A team of scientists demonstrates that bovine spongiform encephalopathy (BSE) could have originated from atypical scrapie prions, a neurodegenerative disease that appears spontaneously in sheep and goats. These infectious agents would have been transmitted to the cows when they were fed with meat meal and sheep bones infected with prions, a practice currently prohibited. 226 people suffered the variant of Creutzfeldt-Jackob disease after consuming beef contaminated with prions.
In the late 1990s, Europe suffered one of the worst food crises due to the disease of “crazy cows.” In the United Kingdom, about 200,000 cows presented symptoms such as tremor, changes in behavior and loss of balance, until death. In Spain, they were about a thousand. Some of the people who ingested products derived from “mad cow” suffered the variant of Creutzfeldt-Jackob disease, a neurodegenerative pathology without cure. The number of people affected worldwide by this disease was 226, five of which from Spain. The hypothesis that was raised was that the first cows had become ill because they had consumed feed made from sheepmeat and meat meal contaminated with classic scrapie prions, a fatal degenerative disease that affects the nervous system of sheep and goats and contagious among animals of the same flock. Until today, several studies have ruled out this initial hypothesis.
Now, a study led by the ENVT-INRA center of Tolouse, the Animal Health Research Center (IRTA-CReSA) and the Animal Health Research Center (INIA-CISA), with the participation of the Autonomous University of Barcelona (UAB) and of the University of Zaragoza (UNIZAR), reveals that the infectious agent responsible for bovine spongiform encephalopathy or “mad cow” disease could come from atypical scrapie, another type of prion involvement of sheep and goats. This prion disease was discovered in 2003 and unlike the classic scrapie appears spontaneously, in isolated cases and does not spread among the herd.
The study’s experiments, published in the Proceedings of the National Academy of Sciences of the United States of America (PNAS) journal, demonstrate for the first time that when atypical scrapie prions are transmitted from one species to another they change structure and their ability to infect evolves. “It is a relevant result because it gives us more clues about how a prion disease of sheep would have passed to cows and then to people, becoming a zoonotic disease,” says Enric Vidal, veterinarian and researcher of IRTA-CReSA.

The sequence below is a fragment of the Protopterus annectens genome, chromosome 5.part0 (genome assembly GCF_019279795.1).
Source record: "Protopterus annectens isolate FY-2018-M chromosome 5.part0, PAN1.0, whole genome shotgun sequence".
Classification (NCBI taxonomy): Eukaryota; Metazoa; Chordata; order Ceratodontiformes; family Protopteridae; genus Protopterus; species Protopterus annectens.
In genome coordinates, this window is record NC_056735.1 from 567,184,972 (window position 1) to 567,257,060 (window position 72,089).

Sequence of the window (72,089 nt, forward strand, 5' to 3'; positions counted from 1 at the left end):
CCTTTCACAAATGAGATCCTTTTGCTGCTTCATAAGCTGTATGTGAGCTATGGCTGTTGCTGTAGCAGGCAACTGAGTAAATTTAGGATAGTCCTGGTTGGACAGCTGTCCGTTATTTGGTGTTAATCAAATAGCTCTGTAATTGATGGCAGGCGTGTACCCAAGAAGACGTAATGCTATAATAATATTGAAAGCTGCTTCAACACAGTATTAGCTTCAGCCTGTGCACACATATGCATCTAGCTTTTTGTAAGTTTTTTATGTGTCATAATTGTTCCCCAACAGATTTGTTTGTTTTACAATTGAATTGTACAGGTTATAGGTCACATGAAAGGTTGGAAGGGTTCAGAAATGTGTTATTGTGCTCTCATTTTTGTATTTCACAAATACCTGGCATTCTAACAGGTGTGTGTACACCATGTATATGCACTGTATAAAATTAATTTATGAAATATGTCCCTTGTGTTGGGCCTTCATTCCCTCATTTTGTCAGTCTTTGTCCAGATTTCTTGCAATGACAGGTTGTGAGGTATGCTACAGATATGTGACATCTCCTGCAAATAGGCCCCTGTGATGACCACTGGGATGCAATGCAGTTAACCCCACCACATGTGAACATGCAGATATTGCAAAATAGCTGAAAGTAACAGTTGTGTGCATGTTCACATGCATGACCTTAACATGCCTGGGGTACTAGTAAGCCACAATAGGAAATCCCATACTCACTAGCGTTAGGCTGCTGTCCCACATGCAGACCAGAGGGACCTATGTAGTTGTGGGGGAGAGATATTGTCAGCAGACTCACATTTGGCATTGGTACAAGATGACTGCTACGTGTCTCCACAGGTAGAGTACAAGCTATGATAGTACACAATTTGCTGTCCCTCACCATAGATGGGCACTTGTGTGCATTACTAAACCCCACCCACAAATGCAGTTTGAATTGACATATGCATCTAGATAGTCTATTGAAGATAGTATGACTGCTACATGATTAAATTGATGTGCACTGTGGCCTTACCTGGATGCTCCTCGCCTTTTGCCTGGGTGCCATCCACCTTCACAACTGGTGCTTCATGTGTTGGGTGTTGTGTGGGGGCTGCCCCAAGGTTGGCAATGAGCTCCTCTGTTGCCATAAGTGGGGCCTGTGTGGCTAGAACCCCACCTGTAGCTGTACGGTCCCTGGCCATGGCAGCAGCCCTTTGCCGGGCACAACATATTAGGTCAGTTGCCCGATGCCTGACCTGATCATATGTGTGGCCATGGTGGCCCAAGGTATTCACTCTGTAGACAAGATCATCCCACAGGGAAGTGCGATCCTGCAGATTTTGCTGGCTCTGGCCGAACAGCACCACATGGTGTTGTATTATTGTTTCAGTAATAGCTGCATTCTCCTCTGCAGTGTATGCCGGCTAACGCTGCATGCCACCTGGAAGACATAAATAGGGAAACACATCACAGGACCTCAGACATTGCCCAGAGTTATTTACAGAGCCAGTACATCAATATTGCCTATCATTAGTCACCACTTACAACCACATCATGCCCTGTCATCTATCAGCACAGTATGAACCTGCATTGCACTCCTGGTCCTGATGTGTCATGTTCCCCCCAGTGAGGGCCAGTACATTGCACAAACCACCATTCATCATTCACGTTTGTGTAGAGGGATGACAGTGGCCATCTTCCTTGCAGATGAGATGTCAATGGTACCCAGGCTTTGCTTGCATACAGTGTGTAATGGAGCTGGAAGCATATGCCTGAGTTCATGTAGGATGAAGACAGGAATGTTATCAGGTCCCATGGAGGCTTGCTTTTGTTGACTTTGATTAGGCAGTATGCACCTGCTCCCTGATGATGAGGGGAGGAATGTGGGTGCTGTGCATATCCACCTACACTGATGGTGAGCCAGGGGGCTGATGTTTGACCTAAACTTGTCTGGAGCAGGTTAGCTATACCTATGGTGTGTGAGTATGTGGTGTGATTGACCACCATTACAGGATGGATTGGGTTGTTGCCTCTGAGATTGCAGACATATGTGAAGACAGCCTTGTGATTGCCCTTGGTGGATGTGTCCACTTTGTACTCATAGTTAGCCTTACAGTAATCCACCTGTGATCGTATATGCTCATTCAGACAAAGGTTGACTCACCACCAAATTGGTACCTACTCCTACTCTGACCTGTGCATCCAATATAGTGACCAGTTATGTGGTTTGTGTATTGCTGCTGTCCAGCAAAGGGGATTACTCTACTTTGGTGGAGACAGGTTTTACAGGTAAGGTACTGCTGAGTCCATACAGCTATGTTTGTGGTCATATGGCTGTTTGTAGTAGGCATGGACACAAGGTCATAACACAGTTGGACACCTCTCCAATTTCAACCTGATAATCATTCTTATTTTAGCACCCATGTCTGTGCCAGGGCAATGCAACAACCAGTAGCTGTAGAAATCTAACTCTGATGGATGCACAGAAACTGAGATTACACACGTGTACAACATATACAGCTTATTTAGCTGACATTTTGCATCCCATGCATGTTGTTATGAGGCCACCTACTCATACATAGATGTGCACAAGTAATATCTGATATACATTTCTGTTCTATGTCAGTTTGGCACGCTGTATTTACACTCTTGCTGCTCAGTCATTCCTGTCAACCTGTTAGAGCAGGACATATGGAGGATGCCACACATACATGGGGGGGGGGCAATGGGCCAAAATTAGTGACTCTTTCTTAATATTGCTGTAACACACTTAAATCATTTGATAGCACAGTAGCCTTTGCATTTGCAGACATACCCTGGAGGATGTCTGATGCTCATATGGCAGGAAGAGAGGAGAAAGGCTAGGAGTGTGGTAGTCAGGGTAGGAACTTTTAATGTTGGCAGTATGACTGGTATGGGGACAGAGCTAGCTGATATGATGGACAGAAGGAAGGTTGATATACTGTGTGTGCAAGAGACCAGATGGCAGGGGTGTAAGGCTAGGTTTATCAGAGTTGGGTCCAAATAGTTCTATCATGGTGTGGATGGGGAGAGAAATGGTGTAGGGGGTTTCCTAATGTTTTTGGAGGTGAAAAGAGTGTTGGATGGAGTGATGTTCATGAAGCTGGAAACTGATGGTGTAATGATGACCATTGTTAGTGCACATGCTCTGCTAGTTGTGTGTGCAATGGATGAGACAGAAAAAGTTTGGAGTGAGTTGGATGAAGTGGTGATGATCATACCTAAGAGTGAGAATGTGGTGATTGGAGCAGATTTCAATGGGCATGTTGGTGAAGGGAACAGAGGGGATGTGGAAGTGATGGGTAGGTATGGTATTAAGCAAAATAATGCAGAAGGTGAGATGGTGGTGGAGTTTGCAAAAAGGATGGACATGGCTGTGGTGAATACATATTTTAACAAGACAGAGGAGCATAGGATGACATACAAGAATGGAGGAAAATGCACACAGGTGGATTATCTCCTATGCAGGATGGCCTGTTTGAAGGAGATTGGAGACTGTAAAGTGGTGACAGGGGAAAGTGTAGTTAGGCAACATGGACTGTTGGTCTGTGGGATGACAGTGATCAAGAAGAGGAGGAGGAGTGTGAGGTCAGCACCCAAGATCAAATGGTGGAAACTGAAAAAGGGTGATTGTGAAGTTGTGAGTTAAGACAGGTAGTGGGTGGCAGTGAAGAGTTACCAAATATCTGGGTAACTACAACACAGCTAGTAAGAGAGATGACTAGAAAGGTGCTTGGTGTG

Prions are proteins found in the body of animals and people naturally, mainly in the brain. The problem is that when they change their structure and cause other proteins to do so, they can become neurodegenerative. “This change of structure can be due to genetic causes, it can also happen spontaneously or by ingesting contaminated proteins. On the other hand, there have been some cases of accidental inoculation by manipulation of work tools, for example, in the laboratory or in animal surgeries”, explains Martí Pumarola, professor of the Department of Medicine and Animal Surgery of the Faculty of Veterinary Medicine of the UAB . Currently, there are still cases of people with Creutzfeldt-Jackob disease – different from the variant caused by crazy cows – as well as animals sick with prions spontaneously. These cases are no longer due to the intake of contaminated food because since the crisis of the “mad cows” the use of feed made from ruminant protein flours was prohibited.
So far there is no treatment or vaccines for human or animal prion diseases, but the study authors say that this finding will improve the risk assessment of these diseases in the field of animal health and public health. “Now we have verified that the atypical scrapie is capable of giving rise to bovine spongiform encephalopathy in cows, which we did not know until now. While the prohibition of these feeds made with sheep derivatives remains active we will not have new cases of” crazy cow “because intake,” explains Enric Vidal.
A decade of study with international collaboration
Experiments have been performed with transgenic mouse models – mice with cow genes – to see how prions of atypical scrapie affect them. The prions used in the study came from real cases diagnosed in sheep from Spain, France, Portugal and Norway. The tests have been carried out thanks to the PRIOCAT laboratory of the Biocontainment Unit of the IRTA-CReSA center. This biosafety level 3 infrastructure forms the Network of Hight Biosafety Laboratories (RLASB), a Singular Scientific and Technical Infrastructure of Spain (ICTS). PRIOCAT carries out the diagnosis of animal prion diseases of Catalonia within the program of control and eradication of transmissible spongiform encephalopathies (EETs), commissioned by the Department of Agriculture, Livestock, Fisheries and Food and the Department of Health of the Government of Catalonia.
The study has had the collaboration of other research centers in Norway, Portugal and the United Kingdom. It has had European FEDER funds from the INTERREG-POCTEFA cross-border program through the COTS project, with COTSA and Transprion, which currently make up the RedPRION network (EFA148/16), a group of different research groups for these diseases in Catalonia, Aragon, the Basque Country and southern France.
Alvina Huor*, Juan Carlos Espinosa*, Enric Vidal*, Hervé Cassard, Jean-Yves Douet, Séverine Lugan, Naima Aron, Alba Marín-Moreno, Patricia Lorenzo, Patricia Aguilar-Calvo, Juan Badiola, Rosa Bolea, Martí Pumarola, Sylvie L. Benestad, Leonore Orge, Alana M. Thackray, Raymond Bujdoso, Juan Maria Torres, and Olivier Andréoletti (2019). The emergence of classical BSE from atypical/Nor98 scrapie. Proceedings of the National Academy of Sciences of the United States of America (PNAS).